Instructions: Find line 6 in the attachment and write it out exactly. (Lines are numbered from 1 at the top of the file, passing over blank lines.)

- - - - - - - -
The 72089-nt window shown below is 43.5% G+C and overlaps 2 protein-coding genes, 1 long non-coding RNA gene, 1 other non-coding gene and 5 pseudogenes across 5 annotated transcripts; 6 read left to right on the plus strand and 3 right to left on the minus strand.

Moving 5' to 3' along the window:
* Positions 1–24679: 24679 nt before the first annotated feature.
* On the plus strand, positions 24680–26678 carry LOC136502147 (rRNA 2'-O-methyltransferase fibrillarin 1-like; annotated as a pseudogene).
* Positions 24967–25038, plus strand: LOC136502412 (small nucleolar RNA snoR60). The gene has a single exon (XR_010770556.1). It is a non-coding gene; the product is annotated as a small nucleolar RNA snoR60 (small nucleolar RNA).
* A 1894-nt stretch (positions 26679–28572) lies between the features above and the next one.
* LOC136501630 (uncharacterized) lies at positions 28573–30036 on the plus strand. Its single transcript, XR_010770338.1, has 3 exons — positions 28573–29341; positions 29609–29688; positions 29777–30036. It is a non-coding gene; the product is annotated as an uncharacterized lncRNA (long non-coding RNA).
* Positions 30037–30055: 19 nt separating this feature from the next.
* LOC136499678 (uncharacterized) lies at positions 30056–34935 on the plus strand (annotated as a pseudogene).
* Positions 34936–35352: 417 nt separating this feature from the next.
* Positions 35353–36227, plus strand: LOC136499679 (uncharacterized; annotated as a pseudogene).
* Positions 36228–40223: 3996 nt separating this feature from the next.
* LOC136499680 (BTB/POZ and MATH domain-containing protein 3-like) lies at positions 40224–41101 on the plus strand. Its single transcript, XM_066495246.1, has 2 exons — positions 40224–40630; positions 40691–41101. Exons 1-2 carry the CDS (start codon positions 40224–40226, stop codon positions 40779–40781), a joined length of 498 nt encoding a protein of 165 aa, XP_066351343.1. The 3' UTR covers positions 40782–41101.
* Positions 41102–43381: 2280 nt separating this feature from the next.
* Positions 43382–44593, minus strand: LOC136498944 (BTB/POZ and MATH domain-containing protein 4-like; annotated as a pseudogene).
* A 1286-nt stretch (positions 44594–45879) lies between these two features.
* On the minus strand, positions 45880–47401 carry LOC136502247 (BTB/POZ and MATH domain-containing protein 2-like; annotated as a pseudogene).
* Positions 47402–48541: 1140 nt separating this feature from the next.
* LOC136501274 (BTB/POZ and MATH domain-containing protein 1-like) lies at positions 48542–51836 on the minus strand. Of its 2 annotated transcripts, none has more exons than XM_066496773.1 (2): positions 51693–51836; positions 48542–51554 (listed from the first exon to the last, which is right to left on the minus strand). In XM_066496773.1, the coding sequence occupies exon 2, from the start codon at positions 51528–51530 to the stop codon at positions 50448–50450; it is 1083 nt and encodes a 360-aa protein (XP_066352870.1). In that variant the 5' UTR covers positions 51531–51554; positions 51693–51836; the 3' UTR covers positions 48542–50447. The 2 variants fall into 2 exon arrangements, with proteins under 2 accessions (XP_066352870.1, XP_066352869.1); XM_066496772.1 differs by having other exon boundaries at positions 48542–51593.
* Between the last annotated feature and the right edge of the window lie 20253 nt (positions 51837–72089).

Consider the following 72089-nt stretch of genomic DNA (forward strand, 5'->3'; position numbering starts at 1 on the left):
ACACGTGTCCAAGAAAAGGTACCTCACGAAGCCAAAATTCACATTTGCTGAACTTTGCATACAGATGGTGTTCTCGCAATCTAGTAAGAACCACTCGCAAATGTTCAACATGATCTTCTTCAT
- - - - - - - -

* A 1894-nt stretch (positions 26679–28572) lies between the features above and the next one.